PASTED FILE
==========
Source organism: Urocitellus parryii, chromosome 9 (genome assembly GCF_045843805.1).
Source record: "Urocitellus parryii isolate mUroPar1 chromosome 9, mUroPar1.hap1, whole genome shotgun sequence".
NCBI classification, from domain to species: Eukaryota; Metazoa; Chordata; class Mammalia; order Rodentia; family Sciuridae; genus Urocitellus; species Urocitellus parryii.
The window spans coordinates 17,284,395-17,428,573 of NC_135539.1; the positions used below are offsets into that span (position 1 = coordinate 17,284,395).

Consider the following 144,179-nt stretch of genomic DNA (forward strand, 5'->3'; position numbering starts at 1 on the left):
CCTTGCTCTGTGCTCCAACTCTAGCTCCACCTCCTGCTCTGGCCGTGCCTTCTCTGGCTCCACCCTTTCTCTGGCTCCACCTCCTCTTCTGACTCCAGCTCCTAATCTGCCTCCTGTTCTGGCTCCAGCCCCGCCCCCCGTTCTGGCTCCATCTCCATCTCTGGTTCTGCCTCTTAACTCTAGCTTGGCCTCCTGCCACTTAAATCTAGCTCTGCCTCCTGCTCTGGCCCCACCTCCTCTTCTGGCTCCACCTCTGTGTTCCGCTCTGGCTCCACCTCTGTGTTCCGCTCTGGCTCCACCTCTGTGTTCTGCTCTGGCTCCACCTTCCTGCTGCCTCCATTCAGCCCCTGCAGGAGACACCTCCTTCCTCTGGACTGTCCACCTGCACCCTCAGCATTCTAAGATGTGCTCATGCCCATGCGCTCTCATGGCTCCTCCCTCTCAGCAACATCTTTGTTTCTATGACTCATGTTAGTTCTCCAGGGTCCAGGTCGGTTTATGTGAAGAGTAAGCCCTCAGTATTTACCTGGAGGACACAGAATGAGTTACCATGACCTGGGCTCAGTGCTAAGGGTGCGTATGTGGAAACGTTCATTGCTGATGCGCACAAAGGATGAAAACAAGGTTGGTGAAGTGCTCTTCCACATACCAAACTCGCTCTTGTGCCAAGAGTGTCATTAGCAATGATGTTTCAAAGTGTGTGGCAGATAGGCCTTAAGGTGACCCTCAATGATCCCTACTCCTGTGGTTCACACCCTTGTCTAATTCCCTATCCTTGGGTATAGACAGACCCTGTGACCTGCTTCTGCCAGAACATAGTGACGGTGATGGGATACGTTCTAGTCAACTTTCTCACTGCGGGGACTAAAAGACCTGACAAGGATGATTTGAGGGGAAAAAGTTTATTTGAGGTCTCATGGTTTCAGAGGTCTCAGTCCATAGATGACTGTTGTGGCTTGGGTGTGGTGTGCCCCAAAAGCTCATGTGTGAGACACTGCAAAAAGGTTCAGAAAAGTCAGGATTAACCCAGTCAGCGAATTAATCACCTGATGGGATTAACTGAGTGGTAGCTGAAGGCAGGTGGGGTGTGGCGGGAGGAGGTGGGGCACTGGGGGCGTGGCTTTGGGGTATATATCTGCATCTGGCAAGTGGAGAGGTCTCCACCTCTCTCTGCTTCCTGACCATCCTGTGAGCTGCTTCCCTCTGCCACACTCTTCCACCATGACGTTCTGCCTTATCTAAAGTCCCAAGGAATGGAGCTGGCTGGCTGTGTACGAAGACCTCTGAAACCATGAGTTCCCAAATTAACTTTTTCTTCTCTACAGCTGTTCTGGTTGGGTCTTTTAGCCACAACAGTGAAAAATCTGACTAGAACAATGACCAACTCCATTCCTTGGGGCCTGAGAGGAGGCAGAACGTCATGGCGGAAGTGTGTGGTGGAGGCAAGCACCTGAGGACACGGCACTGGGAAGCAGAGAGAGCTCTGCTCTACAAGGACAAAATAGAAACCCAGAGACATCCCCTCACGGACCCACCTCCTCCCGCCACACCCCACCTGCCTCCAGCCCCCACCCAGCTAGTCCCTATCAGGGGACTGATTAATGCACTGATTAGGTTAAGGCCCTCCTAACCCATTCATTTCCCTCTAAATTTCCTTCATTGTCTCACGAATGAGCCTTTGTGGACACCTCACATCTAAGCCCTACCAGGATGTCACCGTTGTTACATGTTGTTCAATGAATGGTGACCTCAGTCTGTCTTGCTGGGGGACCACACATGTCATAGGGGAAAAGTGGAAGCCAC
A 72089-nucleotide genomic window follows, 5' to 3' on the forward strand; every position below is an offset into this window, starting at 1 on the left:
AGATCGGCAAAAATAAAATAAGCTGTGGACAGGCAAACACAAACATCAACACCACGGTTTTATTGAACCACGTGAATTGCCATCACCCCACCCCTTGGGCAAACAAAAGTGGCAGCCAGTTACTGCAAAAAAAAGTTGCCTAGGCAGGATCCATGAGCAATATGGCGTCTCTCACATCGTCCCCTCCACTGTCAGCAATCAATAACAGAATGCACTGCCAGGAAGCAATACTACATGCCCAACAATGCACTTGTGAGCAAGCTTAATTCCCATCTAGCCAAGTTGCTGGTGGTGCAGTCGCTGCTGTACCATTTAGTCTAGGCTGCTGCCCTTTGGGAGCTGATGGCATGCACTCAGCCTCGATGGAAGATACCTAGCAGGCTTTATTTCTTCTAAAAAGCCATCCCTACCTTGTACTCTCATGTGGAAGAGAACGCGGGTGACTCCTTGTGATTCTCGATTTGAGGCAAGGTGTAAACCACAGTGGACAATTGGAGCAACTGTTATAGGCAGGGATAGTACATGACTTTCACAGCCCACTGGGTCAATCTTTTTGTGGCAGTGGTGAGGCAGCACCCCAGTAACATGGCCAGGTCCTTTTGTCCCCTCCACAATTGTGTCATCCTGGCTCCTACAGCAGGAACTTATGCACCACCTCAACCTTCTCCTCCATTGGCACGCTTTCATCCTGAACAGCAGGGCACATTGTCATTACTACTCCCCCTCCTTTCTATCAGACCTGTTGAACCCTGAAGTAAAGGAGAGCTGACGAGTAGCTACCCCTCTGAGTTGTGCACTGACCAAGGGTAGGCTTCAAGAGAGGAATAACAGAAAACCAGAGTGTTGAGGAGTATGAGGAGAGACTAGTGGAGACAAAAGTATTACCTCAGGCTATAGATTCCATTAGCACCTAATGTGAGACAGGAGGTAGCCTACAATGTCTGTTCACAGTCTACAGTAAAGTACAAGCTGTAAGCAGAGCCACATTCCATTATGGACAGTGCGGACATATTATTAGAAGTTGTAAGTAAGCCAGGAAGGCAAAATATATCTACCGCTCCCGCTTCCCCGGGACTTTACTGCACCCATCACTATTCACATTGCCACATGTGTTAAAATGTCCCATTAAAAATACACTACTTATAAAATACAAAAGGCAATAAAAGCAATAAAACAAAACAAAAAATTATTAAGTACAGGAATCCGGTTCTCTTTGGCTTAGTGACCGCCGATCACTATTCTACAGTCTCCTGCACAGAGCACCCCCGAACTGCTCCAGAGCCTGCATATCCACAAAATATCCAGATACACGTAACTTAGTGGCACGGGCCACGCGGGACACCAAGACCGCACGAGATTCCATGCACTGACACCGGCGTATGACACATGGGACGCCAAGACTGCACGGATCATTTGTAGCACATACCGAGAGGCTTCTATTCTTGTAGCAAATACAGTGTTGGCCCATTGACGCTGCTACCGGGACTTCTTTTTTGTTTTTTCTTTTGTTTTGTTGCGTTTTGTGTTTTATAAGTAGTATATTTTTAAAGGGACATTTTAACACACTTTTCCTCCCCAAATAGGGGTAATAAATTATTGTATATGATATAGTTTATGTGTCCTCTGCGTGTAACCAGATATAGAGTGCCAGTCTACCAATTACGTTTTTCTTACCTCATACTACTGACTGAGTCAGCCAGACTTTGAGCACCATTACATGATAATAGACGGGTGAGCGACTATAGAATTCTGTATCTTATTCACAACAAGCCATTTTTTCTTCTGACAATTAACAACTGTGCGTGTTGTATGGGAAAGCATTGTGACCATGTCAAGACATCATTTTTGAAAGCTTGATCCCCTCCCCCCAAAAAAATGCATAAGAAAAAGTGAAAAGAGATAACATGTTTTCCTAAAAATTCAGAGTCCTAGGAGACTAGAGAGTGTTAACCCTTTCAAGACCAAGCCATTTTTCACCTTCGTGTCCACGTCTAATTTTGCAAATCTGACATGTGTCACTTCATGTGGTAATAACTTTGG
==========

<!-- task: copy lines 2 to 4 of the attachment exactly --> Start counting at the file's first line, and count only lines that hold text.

Source record: "Urocitellus parryii isolate mUroPar1 chromosome 9, mUroPar1.hap1, whole genome shotgun sequence".
NCBI classification, from domain to species: Eukaryota; Metazoa; Chordata; class Mammalia; order Rodentia; family Sciuridae; genus Urocitellus; species Urocitellus parryii.
The window spans coordinates 17,284,395-17,428,573 of NC_135539.1; the positions used below are offsets into that span (position 1 = coordinate 17,284,395).